President Obama and Central American leaders recently agreed to come up with a plan to address poverty and crime in the region that is fueling the surge of young migrants trying to illegally enter the United States. VOA’s Brian Padden looks at one such program in Honduras - funded in part by the United States - which gives street kids not only food and safety but a chance for a better life without, crossing the border.
Video

Video 'Fab Lab' Igniting Revolution in Kenya

The University of Nairobi’s Science and Technology Park is banking on 3-D prototyping to spark a manufacturing revolution in the country. Lenny Ruvaga has more for from Nairobi's so-called “FabLab” for VOA.
Video

Video Gazans in Shelled School Sought Shelter

Israel's air and ground assault against Hamas-led fighters in Gaza has forced many Palestinians to flee their homes, seeking safety. But safe places are hard to find, as VOA’s Scott Bobb reports from Jabaliya.
Video

Video Rapid Spread of Ebola in West Africa Prompts Global Alert

Across West Africa, health officials are struggling to keep up with what the World Health Organization describes as the worst ebola outbreak on record. The virus has killed hundreds of people this year. U.S. President Barack Obama and other world leaders are watching the developments closely as they weigh what actions, if any, are needed to help contain the disease.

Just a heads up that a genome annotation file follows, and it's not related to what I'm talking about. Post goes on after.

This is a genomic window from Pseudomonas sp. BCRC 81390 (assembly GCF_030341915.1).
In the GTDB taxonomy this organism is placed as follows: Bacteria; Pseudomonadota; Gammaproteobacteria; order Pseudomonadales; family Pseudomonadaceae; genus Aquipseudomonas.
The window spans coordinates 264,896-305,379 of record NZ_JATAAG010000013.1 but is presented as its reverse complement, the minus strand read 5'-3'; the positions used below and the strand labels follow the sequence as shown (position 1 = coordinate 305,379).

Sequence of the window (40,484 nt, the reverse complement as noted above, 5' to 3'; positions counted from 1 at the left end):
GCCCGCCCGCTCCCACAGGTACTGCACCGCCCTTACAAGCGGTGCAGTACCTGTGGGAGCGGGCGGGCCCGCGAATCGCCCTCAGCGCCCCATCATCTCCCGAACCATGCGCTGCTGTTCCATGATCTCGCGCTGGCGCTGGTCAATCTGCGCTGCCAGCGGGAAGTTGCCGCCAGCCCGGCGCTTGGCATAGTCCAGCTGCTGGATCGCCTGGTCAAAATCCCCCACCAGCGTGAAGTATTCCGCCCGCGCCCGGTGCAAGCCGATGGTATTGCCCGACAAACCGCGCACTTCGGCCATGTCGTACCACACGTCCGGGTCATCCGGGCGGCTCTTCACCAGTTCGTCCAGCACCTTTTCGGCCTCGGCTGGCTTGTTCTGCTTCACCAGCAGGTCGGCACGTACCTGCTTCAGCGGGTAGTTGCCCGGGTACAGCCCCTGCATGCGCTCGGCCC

Video

Video Michelle Obama: Young Africans Need to Embrace Women's Rights

U.S. first lady Michelle Obama urged some of Africa's best and brightest to advocate for women's rights in their home countries. As VOA's Pam Dockins explains, Obama spoke to some 500 participants of the Young African Leaders Initiative, a six-week U.S.-based training and development program.
Video

Video Immigrant Influx on Texas Border Heats Up Political Debate

Immigrants from Central America continue to cross the U.S.-Mexico border in south Texas, seeking asylum in the United States, as officials grapple with ways to deal with the problem and provide shelter for thousands of minors among the illegal border crossers. As VOA's Greg Flakus reports from Houston, the issue is complicated by internal U.S. politics and U.S. relations with the troubled nations that immigrants are fleeing.
Video

Video Study: Latino Students Most Segregated in California

Even though legal school segregation ended in the United States 60 years ago, one study finds segregation still occurs in the U.S. based on income and race. The University of California Los Angeles Civil Rights Project finds that students in California are more segregated by race than ever before, especially Latinos. Elizabeth Lee reports for VOA from Los Angeles.

AppleAndroid